Where should you begin? Below I’ve listed some popular Web sites, which I strongly recommend linking to on your site:

  • Google Local. The power of Local Search Optimization is often overlooked. This is because some people mistakenly consider the Internet as only a global resource when, in fact, more and more people are using the Internet to find local resources in their area. (You must have or sign up for a free Google account to add your business listing.) Consider offering a free CMA, neighborhood report, or buying guide in the coupon section to ensure your business listing stands out above the rest.
  • Yelp. This site merged social networking with local reviews; it allows you to submit your business listing and lets users to post reviews about your service.
  • InfoSpace. Infospace is a large mobile media and technology company that operates brands such as the search engine and directory search. It also allows you to submit your business listing for free.
  • Real Estate Voices. This is an example of a social bookmarking site. You can submit high value content from your site, links, etc., and visitors vote for those stories. This is a great resource because it focuses strictly on the real estate industry.
  • Localism. Localism is a social community Web site geared toward real estate consumers. Because localism is relatively new, it’s easy to get your information to stand out as there is little competition. (You must be a member of ActiveRain to post to Localism).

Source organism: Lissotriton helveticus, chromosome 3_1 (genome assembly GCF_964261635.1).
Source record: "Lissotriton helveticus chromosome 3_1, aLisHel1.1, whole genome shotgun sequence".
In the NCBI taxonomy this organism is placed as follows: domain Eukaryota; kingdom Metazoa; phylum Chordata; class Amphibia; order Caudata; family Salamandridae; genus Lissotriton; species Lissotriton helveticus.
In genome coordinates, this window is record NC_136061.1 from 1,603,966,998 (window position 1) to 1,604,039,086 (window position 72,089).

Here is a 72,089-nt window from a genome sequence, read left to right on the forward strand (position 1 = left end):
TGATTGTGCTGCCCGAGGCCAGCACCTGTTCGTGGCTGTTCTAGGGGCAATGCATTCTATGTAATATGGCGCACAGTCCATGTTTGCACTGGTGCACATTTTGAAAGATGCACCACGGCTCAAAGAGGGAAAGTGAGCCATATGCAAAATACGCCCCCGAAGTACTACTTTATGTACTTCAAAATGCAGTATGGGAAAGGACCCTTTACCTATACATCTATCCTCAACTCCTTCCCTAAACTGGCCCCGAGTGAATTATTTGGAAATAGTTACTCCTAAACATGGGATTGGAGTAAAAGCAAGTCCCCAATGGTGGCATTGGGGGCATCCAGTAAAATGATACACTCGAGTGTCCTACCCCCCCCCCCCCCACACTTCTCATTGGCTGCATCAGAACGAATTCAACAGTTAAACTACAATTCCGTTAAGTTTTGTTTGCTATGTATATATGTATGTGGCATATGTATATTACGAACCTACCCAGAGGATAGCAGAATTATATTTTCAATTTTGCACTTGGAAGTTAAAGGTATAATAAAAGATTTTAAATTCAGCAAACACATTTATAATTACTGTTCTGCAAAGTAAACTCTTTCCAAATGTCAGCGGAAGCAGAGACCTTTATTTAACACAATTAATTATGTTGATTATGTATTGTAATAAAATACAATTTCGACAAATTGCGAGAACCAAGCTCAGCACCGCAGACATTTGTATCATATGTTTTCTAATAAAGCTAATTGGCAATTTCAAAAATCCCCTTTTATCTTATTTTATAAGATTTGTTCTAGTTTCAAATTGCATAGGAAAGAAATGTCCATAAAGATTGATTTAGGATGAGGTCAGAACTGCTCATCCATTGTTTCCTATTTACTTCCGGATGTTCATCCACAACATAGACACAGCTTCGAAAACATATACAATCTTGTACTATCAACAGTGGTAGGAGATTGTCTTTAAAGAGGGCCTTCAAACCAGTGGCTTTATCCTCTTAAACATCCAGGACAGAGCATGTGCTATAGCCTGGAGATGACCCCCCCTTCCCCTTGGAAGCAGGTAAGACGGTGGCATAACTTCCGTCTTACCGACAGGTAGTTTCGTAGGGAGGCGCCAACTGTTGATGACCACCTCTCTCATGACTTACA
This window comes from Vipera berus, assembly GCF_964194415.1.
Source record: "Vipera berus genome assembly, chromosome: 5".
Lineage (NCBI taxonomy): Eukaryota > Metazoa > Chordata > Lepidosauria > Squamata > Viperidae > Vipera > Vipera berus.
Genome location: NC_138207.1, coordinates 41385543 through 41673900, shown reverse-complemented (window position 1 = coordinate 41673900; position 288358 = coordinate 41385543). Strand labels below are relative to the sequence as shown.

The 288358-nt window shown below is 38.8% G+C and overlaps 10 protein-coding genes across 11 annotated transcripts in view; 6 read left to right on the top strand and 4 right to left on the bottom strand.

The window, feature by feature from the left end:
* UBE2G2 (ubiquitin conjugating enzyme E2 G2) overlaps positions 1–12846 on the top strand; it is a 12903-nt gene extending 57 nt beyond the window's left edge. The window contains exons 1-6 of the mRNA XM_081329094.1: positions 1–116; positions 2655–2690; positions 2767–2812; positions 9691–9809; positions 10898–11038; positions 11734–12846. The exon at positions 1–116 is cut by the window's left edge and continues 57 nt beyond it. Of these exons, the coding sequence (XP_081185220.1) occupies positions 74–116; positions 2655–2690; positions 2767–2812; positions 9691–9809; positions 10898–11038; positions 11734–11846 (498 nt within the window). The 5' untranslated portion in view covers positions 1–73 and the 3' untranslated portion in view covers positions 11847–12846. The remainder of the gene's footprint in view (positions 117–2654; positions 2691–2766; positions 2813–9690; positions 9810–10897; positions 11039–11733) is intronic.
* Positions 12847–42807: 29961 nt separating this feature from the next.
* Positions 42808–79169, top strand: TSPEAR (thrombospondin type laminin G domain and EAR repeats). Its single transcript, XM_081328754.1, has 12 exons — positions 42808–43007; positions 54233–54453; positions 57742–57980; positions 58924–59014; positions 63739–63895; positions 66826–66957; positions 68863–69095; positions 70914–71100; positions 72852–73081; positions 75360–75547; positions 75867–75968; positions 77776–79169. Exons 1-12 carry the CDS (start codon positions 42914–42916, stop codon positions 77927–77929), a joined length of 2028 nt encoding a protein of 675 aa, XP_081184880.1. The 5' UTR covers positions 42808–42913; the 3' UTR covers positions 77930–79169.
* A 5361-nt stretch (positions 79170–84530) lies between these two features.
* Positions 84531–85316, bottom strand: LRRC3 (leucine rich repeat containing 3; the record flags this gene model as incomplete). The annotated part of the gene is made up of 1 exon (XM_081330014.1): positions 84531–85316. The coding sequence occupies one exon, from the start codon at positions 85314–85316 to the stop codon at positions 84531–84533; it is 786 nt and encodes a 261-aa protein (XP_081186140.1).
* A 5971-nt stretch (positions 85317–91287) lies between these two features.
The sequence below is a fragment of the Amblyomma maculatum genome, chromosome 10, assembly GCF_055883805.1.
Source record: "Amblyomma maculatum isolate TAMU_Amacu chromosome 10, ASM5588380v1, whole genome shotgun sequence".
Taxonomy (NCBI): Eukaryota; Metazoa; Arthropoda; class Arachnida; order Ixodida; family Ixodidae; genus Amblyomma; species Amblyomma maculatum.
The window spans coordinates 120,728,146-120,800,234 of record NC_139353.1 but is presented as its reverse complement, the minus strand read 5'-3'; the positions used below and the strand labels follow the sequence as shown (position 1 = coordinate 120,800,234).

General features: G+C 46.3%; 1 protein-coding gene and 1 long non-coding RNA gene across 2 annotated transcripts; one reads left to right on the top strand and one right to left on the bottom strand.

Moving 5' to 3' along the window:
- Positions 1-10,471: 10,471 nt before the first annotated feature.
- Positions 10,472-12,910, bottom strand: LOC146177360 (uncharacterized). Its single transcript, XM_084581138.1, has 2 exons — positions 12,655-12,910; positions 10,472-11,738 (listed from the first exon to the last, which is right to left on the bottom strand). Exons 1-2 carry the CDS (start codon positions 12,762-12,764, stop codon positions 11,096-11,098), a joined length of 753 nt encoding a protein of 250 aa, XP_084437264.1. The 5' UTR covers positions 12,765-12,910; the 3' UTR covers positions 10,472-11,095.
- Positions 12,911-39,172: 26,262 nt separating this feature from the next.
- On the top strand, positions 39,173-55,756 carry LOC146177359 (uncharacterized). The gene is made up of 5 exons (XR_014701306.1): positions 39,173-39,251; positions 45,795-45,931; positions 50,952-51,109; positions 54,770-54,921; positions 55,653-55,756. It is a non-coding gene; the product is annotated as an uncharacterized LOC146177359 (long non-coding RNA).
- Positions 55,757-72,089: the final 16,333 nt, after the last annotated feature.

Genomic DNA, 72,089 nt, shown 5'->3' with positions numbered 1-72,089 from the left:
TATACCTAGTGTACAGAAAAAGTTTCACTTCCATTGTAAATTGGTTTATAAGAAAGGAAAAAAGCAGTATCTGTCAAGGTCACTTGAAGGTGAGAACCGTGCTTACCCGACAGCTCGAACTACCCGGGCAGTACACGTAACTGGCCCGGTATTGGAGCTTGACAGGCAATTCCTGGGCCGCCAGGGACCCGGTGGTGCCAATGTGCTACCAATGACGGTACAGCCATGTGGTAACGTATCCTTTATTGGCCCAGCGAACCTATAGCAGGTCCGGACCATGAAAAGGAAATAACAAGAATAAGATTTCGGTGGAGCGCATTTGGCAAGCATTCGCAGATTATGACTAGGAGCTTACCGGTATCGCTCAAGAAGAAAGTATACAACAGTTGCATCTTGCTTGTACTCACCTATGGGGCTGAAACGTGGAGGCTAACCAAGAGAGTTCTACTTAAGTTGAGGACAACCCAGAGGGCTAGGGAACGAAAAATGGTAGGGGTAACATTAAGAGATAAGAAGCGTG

• Flickr. Flickr is a photo sharing site that allows users to store their photos online. What makes Flickr such a powerful marketing tool is that it integrates an online community platform. This means that users can search, share, and comment on other photos. Because of this, it is important to “tag” your photos and include a link back to your Web site. The obvious application here is to post photos of your listings with linkbacks to the specific listing on your site.
  • Google Video. Post your video virtual tours or tours of your neighborhoods here. Be sure to group all videos on the same topic into a playlist. For example, include all home video tours of various listings into one playlist. This will encourage the Web visitor to view additional videos on the same topic.
  • Librarian’s Internet Index. This is a search site for librarians. Because the site is known as a reference site, search engines such as Google highly regard the directory. Note that commercial-only submissions to the Web site will be rejected, so it’s important that your site has “freely accessible information.” This can include market statistics, helpful articles, or free resource guides.
  • Google Housing Search. More than 56 percent of all Internet searches on "real estate" and related terms are conducted on Google. With this in mind, submitting your property listings to Google is a logical choice. For added exposure, add yourself to the Google Base People Profile as well.
  • Ezine Articles. The Web site is built to match article writers with Ezine publishers. Because of this, high quality articles on the Web site are often syndicated to many other resources. This means free exposure for you, your article, and your Web site.

Michael Russer, a.k.a. Mr. Internet®, is CEO of Russer Communications. He is a leading speaker and author in the real estate industry and has been writing about Internet marketing and virtual outsourcing since the dawn of the commercial Internet.